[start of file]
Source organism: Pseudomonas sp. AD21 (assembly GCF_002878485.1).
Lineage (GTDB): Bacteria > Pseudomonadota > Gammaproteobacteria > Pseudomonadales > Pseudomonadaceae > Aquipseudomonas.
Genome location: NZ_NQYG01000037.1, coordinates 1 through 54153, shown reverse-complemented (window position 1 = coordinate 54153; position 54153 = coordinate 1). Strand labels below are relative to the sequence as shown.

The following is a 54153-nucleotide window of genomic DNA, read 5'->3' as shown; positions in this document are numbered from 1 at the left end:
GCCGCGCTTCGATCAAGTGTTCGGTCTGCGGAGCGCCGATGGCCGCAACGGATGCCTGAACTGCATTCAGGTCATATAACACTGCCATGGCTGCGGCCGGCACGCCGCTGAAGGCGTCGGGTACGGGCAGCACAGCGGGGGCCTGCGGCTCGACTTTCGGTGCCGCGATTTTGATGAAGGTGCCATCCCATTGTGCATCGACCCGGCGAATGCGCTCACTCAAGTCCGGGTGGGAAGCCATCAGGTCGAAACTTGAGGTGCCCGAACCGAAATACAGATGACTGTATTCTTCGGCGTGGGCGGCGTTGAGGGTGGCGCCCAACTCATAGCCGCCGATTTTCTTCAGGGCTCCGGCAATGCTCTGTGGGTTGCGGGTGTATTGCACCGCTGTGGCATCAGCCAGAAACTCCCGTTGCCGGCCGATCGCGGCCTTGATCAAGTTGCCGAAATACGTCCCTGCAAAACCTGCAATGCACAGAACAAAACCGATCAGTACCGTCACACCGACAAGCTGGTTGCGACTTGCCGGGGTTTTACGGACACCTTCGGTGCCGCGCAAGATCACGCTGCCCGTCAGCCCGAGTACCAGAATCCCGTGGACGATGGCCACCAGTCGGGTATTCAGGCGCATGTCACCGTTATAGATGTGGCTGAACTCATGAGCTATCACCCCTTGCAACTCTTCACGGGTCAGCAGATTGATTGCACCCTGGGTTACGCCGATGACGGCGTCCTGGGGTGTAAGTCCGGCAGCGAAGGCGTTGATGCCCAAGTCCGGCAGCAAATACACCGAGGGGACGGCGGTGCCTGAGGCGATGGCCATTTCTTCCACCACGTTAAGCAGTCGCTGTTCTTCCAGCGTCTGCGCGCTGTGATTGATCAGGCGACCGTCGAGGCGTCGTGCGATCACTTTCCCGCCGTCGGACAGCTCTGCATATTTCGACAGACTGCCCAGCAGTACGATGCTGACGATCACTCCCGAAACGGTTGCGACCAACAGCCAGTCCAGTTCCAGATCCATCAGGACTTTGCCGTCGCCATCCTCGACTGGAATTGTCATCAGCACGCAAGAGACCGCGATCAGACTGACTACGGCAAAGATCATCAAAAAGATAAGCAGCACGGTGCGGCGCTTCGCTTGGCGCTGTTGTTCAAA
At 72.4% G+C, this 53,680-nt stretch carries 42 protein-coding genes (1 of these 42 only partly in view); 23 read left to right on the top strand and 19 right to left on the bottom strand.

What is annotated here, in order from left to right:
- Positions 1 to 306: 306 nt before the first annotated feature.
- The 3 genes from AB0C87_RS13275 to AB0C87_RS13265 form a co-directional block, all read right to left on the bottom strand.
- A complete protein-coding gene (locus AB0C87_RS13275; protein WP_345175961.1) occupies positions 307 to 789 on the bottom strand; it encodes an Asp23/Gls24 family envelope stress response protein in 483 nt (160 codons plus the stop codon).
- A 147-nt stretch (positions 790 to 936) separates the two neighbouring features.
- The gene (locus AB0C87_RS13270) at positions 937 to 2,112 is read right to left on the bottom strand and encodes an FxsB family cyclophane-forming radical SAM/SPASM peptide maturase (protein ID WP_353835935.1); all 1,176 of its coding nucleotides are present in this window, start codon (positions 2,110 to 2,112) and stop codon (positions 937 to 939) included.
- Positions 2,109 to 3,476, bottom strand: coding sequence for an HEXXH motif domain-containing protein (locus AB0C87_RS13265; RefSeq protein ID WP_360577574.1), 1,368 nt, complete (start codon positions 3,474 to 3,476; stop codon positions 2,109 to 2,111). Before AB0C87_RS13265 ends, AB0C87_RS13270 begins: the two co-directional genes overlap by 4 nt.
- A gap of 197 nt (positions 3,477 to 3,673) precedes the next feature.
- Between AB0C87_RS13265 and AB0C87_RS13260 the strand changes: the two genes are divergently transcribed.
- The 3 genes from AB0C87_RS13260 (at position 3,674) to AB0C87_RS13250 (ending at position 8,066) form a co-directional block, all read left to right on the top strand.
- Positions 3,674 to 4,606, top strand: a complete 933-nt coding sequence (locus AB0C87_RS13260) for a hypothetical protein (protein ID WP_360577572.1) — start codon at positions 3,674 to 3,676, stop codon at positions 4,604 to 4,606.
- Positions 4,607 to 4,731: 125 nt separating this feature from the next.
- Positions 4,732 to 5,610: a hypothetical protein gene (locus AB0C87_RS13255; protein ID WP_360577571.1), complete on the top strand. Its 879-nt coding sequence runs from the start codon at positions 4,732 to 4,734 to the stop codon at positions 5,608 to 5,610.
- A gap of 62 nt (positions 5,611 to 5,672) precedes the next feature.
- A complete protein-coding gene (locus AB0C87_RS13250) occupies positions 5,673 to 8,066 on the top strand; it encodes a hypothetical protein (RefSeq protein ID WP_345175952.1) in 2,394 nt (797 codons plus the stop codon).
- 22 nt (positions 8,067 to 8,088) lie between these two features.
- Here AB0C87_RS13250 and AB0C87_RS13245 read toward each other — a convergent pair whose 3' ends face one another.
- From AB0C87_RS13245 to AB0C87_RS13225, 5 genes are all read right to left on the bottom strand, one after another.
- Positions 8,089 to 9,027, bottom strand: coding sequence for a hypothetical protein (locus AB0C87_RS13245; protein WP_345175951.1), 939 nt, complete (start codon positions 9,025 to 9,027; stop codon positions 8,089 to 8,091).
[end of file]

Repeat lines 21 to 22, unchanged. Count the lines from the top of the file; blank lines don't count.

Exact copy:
- A complete protein-coding gene (locus AB0C87_RS13250) occupies positions 5,673 to 8,066 on the top strand; it encodes a hypothetical protein (RefSeq protein ID WP_345175952.1) in 2,394 nt (797 codons plus the stop codon).
- 22 nt (positions 8,067 to 8,088) lie between these two features.